Most, she assumes, aren't serious students, either, but attending university makes it easier for them to justify their presence in the Netherlands to the authorities. For the first semester Tanja doesn't try very hard to offer much of a literature course, using class-time more creatively, setting only small assignments, and treating it largely as a sort of general psychotherapy session for all.
Denounced by her students, she is warned to take things more seriously, and goes to the other extreme in the second semester, turning it into a rigorous literature lesson with, predictably, very few of the students then bothering to show up. Much of the novel is a wallow in the exile-experience, with a strong dose of Yugonostalgia.
All the characters have suffered a loss, if only by their displacement. Tanja, in particular, is largely anchorless, drifting through Amsterdam.
THE MINISTRY OF PAIN
Even when she returns to Zagreb for a brief visit, she can't find her way and only partly because all the street names have been changed. Tanja believes: "Language was our common trauma", and story-telling, the sharing of experience, is her attempt to make it somehow manageable. The book is largely anecdotal: memories, observations, experiences, woven together. Everything you remember and consider important. The country is no more. Why not salvage what you don't want to forget.
- The Ministry of Pain.
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What makes Ugresic's work particularly compelling is her method. More than just variations on a theme, she posits, suggests, and presents completely different approaches. This, again, is not a book slowly built up out of uniform pieces, a house of cards. Instead, it's like a series of pin-pricks, each coming in an unexpected place. She connects them enough to have an over-arching story -- a year in Amsterdam, to reduce it to the most basic level --, and she integrates them well enough that they don't even seem for the most part tangential, but underneath that it really is a very loose collection.
Much is made of stories, Tanja's own as well as those of the students. But language here is suspect even at the fundamental level, it being questionable whether their common tongue -- Serbo-Croatian -- even still exists any longer. Well, our psychiatrist turned out to be one of 'ours', a refugee like us.
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And you know what she told us? Find a little crazy streak in you. Think up a trauma or two if need be. I don't want to lose my job. The Yugoslavian experience differs in some ways from many other refugee-groups of recent times, specifically because they generally had an easier time gaining a solid foothold abroad than most refugees do as is also the case with Tanja and her students. Nevertheless, Ugresic's account also communicates the universals of the exile-experience -- indeed, it reaches as far as the widespread feeling of being at sea in this fast-changing world that is similar to the experience of the exile, as more and more of us lose the anchor of history and the familiar.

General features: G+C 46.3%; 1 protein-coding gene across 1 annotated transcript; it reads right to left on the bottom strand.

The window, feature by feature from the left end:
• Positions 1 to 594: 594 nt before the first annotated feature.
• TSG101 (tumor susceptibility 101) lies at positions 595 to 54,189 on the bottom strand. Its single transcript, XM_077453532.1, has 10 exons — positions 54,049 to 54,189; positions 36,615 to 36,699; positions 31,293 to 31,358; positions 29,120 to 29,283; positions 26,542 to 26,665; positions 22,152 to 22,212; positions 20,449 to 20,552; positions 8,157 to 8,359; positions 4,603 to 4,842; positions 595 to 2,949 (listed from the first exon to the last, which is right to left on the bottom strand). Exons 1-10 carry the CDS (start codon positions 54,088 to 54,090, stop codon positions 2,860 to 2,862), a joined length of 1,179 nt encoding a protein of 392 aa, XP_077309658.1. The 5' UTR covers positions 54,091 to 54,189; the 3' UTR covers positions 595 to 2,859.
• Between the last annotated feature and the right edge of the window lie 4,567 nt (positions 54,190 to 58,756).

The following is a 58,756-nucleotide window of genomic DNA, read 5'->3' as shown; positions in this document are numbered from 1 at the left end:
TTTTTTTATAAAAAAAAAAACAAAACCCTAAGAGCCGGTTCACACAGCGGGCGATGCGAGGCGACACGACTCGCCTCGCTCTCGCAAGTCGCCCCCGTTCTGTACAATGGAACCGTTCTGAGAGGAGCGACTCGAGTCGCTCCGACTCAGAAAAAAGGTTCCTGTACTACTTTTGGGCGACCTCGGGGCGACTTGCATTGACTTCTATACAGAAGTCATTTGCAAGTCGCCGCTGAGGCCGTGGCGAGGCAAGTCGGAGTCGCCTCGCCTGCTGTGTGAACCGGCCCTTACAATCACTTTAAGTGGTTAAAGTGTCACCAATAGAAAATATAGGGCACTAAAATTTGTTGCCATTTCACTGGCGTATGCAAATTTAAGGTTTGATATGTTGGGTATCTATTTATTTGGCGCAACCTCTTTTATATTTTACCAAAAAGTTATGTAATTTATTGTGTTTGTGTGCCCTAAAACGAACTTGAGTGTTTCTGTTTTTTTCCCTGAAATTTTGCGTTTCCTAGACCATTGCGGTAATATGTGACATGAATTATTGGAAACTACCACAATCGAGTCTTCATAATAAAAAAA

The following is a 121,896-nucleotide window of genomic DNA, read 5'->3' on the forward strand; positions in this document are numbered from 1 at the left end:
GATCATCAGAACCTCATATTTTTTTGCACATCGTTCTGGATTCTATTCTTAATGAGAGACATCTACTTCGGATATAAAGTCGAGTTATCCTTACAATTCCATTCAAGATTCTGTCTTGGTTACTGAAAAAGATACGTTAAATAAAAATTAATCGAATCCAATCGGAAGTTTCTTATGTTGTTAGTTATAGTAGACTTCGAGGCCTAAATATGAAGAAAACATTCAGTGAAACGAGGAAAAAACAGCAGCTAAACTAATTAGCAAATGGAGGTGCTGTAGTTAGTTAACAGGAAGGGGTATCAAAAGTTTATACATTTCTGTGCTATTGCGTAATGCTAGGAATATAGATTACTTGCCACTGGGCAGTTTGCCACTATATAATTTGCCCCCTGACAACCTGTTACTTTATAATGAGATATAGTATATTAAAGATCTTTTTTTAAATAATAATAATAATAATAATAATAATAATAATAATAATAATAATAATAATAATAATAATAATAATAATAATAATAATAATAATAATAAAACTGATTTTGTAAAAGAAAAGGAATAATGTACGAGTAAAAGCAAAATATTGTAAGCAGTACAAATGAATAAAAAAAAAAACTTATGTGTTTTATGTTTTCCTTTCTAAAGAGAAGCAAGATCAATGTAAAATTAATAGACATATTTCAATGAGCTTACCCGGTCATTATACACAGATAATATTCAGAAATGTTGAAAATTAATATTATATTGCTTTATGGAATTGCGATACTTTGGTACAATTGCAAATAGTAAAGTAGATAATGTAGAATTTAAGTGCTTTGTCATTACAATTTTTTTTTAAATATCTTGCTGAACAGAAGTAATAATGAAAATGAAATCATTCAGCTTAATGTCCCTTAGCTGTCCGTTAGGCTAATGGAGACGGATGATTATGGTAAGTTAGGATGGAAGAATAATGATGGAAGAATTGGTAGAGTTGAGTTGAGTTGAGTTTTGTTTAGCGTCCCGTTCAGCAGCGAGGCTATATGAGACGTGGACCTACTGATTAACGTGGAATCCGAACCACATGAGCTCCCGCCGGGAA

Description Tanja Lucic teaches at the University of Amsterdam and lives on the edge of the city's red light district. She and her pupils, fleeing the violent break-up of their homeland Yugoslavia, have found temporary refuge in the Department of Slavonic Languages. Desperate to make ends meet, many of the students find work at the 'Ministry' a fetish-wear factory in North Amsterdam.
Dealing With Ministry Pain
Meanwhile, Tanja and her student Igor form a dangerously close relationship that threatens to unleash all the tensions of life in exile. With her sharp and melancholy observations, Dubravka Ugresic illuminates with savage compassion our shared human homelessness.
Review quote Virginia Woolf writes in the prelude to a war, Dubravka Ugresic in the aftermath of one: both are vivid in their denunciations of destructive forces and in their evocation of what is at stake. About Dubravka Ugresic Dubravka Ugresic works have been translated into many languages.
She has been compared favourably with writers such as Vladimir Nabokov, Joseph Brodsky, Milan Kundera and Virginia Woolf, and was recently awarded Italy's prestigious Premio Letterario prize for best foreign author. She entered self-imposed exile when Croatia's late president, Franjo Tudjman, proclaimed Croatia to be 'Paradise on Earth' in the early s. He translated Dubravka Ugresic triple prize-winning novel Fording the Stream of Consciousness in Rating details.
The Ministry of Pain by Dubravka Ugresic | | Booktopia
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